DoC Minister opens Local Content Summit


On 6 May, South Africa’s Minister of Communications, General (Ret) Siphiwe Nyanda, opened the Local and Digital Content Summit at the Indaba Hotel in Fourways, Johannesburg.

Here is the full text of his speech:
The Local and Digital Content Summit is as a result of the South African government’s desire to transform the entertainment sector.
It began with the creation of the Local and Digital Content Development Strategy which was developed as part of the Department of Communication’s plan towards implementing the Broadcasting Digital Migration Policy. This Strategy was also developed in anticipation of the multi-channel broadcasting environment brought about by the broadcasting digital migration. The overall intention is to increase content development in South Africa.

The Local and Digital Content Development strategy is developed within a South African content industry which is characterized by commissioning approaches to content production. It is also mainly dominated by a few role-players with lack of comprehensive support mechanisms for aspirant and emerging content creators, characterised by skills shortage relating to script development and packaging. It is also concentrated on content development activities located in urban centres.

Some provinces such as Limpopo and Mpumalanga, which we all know possess rich cultural content, do not feature significantly in our broadcasting industry. It is therefore, the aim of this summit to discuss matters of this nature and arrive at a productive way forward.

Many of us approach the subject of Local and Digital content not only as politicians or policy makers, but as proud members of society, whose identities, cultures and traditions we hold dearly, because they define who we are in our diversity.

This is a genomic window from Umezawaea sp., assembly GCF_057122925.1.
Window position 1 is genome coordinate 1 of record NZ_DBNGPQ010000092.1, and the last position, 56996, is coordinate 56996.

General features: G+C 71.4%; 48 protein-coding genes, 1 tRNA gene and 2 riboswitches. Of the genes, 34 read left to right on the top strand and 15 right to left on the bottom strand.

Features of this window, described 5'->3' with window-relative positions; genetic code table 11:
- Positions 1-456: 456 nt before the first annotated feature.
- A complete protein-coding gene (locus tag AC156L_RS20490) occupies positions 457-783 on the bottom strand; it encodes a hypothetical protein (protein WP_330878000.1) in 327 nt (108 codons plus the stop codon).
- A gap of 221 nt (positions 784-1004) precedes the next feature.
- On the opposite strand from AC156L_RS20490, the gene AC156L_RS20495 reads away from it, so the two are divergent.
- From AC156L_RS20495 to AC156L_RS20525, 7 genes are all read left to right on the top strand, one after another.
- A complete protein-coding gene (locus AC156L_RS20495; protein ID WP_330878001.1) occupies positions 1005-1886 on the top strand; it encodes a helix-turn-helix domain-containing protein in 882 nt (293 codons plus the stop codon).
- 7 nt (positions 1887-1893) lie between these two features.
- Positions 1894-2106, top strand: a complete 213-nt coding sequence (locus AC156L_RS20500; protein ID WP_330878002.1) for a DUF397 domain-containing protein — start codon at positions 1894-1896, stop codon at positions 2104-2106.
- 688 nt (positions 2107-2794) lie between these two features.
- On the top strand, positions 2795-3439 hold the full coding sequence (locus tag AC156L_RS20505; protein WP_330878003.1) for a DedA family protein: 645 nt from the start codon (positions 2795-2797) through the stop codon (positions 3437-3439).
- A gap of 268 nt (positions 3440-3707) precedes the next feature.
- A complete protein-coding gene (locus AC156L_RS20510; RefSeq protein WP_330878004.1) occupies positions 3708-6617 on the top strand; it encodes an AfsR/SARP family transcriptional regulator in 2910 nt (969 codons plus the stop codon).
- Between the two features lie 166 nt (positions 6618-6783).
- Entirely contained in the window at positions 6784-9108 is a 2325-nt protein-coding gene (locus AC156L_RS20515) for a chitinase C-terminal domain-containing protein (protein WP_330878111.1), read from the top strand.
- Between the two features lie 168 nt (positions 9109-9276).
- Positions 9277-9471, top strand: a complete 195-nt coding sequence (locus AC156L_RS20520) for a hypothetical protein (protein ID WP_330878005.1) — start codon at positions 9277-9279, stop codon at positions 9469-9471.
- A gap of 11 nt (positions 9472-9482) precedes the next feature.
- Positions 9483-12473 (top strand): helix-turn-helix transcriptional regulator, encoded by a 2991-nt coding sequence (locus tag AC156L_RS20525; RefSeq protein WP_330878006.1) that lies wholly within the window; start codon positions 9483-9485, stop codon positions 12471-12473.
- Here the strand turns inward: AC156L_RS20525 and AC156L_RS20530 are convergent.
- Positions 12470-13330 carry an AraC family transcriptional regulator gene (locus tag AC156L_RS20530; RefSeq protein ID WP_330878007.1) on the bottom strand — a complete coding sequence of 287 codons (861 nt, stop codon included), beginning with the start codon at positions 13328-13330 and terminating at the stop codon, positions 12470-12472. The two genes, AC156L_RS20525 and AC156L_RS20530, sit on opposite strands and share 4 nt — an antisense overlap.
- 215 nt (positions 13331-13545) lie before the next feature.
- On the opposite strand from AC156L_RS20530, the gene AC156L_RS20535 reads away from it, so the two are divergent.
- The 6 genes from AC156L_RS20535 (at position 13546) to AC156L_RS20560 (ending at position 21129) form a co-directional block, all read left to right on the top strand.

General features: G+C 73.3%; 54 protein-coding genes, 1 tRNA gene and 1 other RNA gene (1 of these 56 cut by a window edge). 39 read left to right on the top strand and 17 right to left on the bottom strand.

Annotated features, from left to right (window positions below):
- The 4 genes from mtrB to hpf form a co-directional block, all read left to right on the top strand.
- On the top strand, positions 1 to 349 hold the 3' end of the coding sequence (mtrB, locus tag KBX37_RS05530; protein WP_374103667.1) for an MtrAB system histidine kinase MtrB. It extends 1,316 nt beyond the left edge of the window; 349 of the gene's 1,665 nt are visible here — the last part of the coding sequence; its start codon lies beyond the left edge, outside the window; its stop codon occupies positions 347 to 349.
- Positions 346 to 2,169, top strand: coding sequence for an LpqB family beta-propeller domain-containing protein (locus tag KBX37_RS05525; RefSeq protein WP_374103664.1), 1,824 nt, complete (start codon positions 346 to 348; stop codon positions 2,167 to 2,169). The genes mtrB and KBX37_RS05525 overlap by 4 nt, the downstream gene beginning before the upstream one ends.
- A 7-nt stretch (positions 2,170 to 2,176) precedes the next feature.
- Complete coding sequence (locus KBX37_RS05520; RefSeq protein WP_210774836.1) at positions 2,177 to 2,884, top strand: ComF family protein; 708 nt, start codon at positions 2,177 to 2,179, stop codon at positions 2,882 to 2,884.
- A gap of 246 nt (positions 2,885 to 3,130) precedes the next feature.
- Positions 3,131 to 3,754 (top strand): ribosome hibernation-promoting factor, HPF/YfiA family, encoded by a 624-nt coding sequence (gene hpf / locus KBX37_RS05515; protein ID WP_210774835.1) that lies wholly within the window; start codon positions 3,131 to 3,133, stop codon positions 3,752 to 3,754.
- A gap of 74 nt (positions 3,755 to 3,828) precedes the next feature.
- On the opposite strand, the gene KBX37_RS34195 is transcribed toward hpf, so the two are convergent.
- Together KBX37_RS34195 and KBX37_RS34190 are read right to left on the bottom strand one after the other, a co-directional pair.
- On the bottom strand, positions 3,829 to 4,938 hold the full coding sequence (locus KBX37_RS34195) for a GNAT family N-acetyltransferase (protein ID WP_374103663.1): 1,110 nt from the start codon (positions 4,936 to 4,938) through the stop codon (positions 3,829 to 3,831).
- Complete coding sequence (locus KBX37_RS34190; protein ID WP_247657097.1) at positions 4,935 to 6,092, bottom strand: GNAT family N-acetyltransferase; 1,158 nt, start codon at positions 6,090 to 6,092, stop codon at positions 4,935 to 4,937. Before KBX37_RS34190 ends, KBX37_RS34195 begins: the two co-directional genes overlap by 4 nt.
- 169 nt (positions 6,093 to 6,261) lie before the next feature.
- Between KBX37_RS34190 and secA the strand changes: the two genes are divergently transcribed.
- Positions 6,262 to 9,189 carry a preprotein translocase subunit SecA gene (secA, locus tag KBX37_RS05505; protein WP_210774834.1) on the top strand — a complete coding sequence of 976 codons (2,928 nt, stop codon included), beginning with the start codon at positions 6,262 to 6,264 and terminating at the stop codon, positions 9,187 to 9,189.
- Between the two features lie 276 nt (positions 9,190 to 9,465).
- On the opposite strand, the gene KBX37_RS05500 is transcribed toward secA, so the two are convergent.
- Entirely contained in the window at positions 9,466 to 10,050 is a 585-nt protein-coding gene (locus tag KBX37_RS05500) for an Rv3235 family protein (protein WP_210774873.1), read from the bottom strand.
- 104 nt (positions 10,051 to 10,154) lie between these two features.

Your roles as creators, carriers and distributors of culture and tradition have become critical in preserving these for future generations. Your role has further demonstrated that the various business activities associated with the entire content process, can have huge economic benefits for our people.  In an era where economies are knowledge based, content or creative industries play a pivotal role and should, therefore, be nurtured. 

Ladies and Gentlemen!
Your presence today highlights two things: firstly, that local content can be part of the national dialogue which all of us should engage in a robust manner. Secondly, that building a competitive local content industry is not the sole responsibility of government and the regulator. It is a collaborative process that requires active participation from all of us, government, industry, labour, the regulator, civil society and the general public.

This resonates with the theme of the ruling party that says: TOGETHER WE CAN DO MORE.  Our efforts to achieve this collaboration, as a Department are not to be seen only in the hosting of this summit, but on all our contributions towards achieving a better life for all.